The Boudhanath Stupa is on the ancient trade routefrom Tibet to Nepal, and Tibetan pilgrims and merchants have beenpraying at the site for centuries. The influx of Tibetan refugeshas led to more than 50 Tibetan monasteries built around the stupa.It's a UNESCO World Heritage Site and one of the most populartourist attractions in Kathmandu.
It is conveniently close to the city, located just6.8 miles (11km) outside Kathmandu. Buddhist festivals cause aflurry of activity at the stupa, with thousands of pilgrims joiningtogether in the sacred rituals, such as the Tibetan New Year, orLhosar, in February every year.
The most popular region for trekking in Nepal, theAnnapurna region passes through some of the most spectacularscenery in the country. It has deep valleys, ancient stonesettlements, Tibetan culture, Buddhist temples and monasteries, andmountains over 22,966 feet (7,000m) tall.
Excellent lodges line the main routes of theAnnapurna Circuit, the Annapurna Sanctuary, and the Jomsom trek toMuktinath. The Annapurna Circuit is one of the most walked treks inthe country and is one of the most exceptional routes on earth,crossing Thorong-La pass at 17,769 feet (5,416m) and requiringabout three weeks to complete.
The Sanctuary requires about 10 days and is a directroute straight to the heart of the Himalayas, where tremendoussheer-walled peaks of 19,685 to 26,247 feet (6,000 to 8,000m)encircle the reverent trekker at the Annapurna Base Camp.
Easily accessible via a short flight from Pokhara orKathmandu, Jomsom is a town situated between two gigantic mountainsin the Kali Gandaki Valley, at the bottom of the world's deepestgorge.
From Jomsom, there are options to walk in eitherdirection along the Annapurna Circuit. The trek to the holy shrineat Muktinath is very popular and follows the ancient trade andpilgrimage route across the Himalayas.
The sight and challenge of the highest mountain theworld draws trekkers and mountaineers from across the world. Theyset out to explore the Sagarmartha National Park in the northeastof Nepal, even if not attempting an ascent.
The Sagarmartha National Park is a UNESCO WorldHeritage Site, containing a mixed terrain of deep gorges, glaciers,and rocky landscapes. Home to some interesting fauna and flora, thealpine vegetation nevertheless gives way to bare rock and snow asthe altitude increases.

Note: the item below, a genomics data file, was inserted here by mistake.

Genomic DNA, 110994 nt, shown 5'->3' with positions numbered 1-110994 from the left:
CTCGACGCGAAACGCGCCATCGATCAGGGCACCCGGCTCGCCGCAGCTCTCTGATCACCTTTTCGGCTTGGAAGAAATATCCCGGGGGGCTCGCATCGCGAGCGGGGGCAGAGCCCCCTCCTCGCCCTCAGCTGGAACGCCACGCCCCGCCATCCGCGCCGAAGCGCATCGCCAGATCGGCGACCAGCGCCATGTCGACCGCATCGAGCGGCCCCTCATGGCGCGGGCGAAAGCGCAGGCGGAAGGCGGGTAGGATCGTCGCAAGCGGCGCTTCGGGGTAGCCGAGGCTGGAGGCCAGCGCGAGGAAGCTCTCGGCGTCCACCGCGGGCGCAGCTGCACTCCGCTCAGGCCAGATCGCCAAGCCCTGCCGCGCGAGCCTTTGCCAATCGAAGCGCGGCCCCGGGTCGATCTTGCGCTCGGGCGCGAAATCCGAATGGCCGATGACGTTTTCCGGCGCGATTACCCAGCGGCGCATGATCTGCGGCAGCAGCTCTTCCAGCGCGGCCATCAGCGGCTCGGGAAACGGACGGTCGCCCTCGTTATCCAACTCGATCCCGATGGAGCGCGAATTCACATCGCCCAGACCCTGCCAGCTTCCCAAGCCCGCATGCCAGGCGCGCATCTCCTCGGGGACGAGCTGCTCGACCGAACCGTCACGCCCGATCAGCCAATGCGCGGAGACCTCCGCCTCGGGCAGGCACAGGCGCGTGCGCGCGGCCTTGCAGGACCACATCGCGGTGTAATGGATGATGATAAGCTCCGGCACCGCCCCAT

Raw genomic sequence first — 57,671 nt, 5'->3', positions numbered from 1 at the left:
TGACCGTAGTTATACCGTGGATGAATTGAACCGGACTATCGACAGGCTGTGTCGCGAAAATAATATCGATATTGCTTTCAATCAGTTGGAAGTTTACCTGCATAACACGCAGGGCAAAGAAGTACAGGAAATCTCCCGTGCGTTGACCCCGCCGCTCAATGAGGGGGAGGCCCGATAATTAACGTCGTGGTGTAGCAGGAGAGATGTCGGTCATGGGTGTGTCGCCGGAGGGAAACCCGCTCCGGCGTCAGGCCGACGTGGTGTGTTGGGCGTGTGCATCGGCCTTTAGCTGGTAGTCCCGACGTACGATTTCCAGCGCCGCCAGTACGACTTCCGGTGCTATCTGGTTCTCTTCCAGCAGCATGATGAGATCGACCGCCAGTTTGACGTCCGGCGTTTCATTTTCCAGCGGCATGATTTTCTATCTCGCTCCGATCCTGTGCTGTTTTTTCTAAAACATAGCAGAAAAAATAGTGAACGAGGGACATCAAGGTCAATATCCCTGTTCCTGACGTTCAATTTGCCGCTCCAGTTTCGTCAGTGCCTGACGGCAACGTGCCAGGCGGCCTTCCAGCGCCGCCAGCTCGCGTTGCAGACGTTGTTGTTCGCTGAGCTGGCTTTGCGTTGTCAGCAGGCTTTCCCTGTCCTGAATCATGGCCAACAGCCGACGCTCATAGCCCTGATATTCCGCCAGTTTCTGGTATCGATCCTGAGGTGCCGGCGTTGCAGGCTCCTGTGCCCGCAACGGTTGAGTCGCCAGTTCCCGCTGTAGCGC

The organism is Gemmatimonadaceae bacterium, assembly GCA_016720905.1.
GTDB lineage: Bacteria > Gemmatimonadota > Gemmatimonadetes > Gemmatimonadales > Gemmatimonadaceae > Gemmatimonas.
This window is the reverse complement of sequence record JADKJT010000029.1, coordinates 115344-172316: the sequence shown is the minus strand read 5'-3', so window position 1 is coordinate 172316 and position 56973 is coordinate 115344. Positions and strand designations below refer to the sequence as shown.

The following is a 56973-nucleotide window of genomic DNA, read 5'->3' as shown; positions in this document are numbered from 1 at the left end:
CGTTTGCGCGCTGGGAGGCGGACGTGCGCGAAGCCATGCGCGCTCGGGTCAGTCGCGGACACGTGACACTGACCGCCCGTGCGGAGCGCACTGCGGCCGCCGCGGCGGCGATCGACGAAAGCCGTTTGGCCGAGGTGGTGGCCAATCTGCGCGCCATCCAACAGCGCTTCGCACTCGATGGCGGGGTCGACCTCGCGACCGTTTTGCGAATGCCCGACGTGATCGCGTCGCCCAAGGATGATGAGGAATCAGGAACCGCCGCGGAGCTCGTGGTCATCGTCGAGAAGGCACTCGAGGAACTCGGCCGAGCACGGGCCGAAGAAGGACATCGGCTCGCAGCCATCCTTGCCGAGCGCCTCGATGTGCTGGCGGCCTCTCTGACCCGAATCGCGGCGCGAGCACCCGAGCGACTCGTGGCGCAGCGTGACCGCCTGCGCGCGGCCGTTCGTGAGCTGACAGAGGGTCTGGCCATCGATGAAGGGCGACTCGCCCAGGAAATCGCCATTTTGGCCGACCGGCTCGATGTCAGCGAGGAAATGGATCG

Most trekkers fly to the airstrip at Lukla at analtitude of 9,350 feet (2,850m) from where the trek begins toEverest Base Camp. From Lukla, the trail winds up the DudhkoshiRiver Valley to the famous Sherpa village of Namche Bazaar.
Above Namche, travellers will find the smallertraditional villages of Khunde and Khumjung, and across the canyonfrom Khunde is the fascinating Tengboche Monastery, one of thehighlights of the area. Visitors will find lodges and campsites atthe monastery.
By flying in and out, the trek requires about twoweeks. It's also possible to walk in but this requires much moretime. Multi-day treks in the region are a wonderful opportunity toobserve and participate in the daily life of the Sherpa people, andof course, the views and landscapes are breath-taking.
Nepal has two seasons: the dry season from October toMay, and the rainy monsoon season from June to September. Climaticconditions vary according to altitude in Nepal, with temperaturesbecoming steadily lower as altitude increases.
In the north it is seldom hot, with cool summers andfreezing winters. In the south, it's almost tropical with mildwinters and hot summers. In the Terai, summer temperatures canexceed 98°F (37°C) and winter temperatures range from 44°F to 73°F(7°C to 23°C).
Kathmandu has a pleasant climate, with temperaturesaveraging 66°F to 95°F (19°C to 35°C) in summer, and 35°F to 53°F(2°C to 12°C) in winter. Nepal is actually a year-rounddestination, especially the more tropical south.